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3 million reasons not to ‘get revenge’ on complaining worker

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in Discrimination and Harassment,Human Resources

by Mindy Chapman, Esq.

Do your supervisors know it’s illegal to lash out at or get revenge on em­­ployees who voice legal complaints?

While race discrimination has historically been the most popular employee discrimination claim with the EEOC, retaliation took over the top spot last year. A recent $3 million jury verdict shows how America is becoming Retaliation Nation.

Case in Point: Jennifer McInerney worked as a United Airlines ramp supervisor at the Denver airport. The physically demanding job involved monitoring the loading, unloading, fueling and de-icing of planes. When she became pregnant and started having liver and kidney problems, she requested a transfer to a desk job. Her request was denied.

McInerney started having pregnancy complications and took FMLA leave. Eventually her baby boy was born premature with heart and lung problems. She requested extended unpaid leave to care for her newborn dis­abled child. Initially United granted her an additional month but then denied the leave, claiming it could not cover the work schedule.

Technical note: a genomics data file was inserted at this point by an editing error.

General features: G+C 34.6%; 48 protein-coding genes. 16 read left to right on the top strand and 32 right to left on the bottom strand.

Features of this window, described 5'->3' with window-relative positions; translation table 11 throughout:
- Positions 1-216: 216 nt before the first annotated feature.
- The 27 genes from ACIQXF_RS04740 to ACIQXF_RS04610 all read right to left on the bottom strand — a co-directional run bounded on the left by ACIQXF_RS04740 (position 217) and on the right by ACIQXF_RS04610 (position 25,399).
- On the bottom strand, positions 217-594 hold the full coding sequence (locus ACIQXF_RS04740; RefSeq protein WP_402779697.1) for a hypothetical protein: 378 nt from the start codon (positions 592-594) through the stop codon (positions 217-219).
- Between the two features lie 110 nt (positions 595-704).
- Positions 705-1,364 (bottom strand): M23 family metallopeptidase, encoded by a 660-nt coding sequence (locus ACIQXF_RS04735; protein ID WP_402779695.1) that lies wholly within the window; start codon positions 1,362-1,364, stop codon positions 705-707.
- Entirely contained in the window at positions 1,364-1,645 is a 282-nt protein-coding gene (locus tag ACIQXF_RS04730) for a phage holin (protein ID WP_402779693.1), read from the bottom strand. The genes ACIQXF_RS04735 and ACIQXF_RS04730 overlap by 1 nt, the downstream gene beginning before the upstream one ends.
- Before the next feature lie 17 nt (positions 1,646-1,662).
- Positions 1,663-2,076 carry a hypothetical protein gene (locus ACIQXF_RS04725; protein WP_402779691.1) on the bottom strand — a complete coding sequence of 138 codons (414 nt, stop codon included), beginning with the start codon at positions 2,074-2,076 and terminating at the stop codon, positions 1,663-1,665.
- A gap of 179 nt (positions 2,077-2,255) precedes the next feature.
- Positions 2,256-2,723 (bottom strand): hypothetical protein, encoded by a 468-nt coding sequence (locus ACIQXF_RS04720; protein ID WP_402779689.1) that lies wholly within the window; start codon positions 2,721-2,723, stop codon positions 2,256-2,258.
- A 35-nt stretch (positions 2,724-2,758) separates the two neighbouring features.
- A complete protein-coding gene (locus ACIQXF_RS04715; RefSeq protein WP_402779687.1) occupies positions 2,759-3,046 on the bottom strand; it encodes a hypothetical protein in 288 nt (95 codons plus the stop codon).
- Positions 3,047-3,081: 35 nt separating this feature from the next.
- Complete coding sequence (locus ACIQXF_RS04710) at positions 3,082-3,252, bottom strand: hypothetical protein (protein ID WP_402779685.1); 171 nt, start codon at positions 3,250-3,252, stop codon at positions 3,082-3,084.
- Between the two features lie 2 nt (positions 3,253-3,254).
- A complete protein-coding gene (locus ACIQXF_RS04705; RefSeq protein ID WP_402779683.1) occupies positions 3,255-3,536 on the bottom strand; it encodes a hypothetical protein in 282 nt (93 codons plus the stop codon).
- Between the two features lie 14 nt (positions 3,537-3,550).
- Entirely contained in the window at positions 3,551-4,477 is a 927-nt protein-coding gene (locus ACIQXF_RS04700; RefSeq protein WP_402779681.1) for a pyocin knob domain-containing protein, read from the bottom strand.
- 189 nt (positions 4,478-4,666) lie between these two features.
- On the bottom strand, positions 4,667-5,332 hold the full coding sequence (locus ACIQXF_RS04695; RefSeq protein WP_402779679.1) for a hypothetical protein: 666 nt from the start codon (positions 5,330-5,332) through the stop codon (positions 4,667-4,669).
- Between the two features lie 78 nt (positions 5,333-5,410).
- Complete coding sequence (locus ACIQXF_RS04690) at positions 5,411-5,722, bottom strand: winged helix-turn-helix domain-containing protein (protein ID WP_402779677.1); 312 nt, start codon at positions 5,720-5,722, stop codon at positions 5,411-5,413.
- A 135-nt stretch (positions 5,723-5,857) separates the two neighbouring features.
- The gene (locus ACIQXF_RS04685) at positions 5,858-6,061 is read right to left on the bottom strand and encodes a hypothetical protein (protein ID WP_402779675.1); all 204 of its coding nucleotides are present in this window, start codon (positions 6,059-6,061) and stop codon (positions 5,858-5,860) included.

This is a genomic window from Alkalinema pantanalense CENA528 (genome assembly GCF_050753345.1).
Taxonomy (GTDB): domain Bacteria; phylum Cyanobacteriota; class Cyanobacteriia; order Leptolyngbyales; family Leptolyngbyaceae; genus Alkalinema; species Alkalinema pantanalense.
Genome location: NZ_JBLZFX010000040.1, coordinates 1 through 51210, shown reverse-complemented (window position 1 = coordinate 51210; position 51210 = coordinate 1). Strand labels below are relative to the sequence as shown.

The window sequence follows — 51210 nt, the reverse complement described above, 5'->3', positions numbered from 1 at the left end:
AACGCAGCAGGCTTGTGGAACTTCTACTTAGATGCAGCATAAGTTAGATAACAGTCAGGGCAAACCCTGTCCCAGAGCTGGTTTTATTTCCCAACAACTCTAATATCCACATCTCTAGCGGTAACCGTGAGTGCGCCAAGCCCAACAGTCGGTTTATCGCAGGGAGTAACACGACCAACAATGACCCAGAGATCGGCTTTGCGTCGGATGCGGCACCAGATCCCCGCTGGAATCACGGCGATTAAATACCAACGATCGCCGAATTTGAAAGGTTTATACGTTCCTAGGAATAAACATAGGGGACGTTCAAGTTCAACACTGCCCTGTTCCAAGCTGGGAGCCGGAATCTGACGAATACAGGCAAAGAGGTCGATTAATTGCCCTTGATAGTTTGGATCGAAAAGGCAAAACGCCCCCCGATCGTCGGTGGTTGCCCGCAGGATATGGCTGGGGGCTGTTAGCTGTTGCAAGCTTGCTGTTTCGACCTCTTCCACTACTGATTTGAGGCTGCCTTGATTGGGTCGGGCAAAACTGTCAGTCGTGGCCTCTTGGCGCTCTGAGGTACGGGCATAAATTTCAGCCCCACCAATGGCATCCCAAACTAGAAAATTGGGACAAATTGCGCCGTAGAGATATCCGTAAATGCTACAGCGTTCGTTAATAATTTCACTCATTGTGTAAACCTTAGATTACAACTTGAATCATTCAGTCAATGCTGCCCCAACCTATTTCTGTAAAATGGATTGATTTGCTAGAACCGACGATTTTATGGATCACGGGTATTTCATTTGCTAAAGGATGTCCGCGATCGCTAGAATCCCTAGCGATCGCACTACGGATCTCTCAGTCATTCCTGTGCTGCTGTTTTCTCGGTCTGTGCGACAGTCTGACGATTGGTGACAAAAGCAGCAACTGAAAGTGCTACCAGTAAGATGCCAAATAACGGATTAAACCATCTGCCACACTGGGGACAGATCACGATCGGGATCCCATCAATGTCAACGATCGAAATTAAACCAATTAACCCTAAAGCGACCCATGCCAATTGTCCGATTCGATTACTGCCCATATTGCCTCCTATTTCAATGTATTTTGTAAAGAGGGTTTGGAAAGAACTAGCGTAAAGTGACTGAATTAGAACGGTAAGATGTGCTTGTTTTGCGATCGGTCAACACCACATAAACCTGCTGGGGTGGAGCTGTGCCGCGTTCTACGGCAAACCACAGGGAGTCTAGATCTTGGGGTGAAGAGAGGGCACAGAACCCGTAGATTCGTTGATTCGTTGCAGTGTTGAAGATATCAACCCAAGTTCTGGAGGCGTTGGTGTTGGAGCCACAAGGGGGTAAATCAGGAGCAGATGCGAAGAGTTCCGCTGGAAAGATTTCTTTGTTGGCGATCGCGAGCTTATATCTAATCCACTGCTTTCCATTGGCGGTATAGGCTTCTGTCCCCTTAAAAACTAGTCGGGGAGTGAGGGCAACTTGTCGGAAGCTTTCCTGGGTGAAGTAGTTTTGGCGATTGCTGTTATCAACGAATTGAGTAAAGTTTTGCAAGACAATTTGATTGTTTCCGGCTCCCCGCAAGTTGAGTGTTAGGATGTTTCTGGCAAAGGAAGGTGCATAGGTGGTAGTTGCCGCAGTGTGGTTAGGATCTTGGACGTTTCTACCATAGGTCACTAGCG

She then voiced a complaint of sex discrimination to her manager, arguing that she was denied the leave, “because I’m a woman on the ramp, and I just had a disabled child.” No one investigated her complaint. Instead, the company terminated her for not showing up at work.

McInerney sued United, claiming it retaliated against her for her sex discrimination claim. A jury agreed, returning a $3 million verdict. A U.S. appellate court recently confirmed the ruling. (McInerney v. United Air Lines, 10th Cir., 4/11/11)

3 lessons learned

1. Investigate all chirps. Organizations must investigate all chirpings of discrimination, harassment and retaliation even if the complaint is only one sentence. If they claim foul play, you must start an investigation.

2. Have a heart. McInerney went out on FMLA leave with liver and kid­ney failure and fluid in her lungs. Her son was born disabled. She asked for an extended unpaid leave of absence, which the company had granted to others in the past. Claiming the sched­­ule wouldn’t allow it was cold-hearted, and juries don’t like cold hearts.

3. Use your retaliation stopwatch. Start your timer when the employee chirps discrimination and stop the watch when you take an adverse em­­ployment action against the employee. If there’s not more than nine months between the two events, the court may determine a connection and find you engaged in retaliation.


Mindy Chapman is an attorney and  president of Mindy Chapman & Associates LLC. She is a master trainer, keynote speaker and co-author of the ABA book, Case Dismissed! Taking Your Harassment Prevention Training to Trial. Sign up to receive her blog postings at BusinessManagementDaily.com/Mindy.

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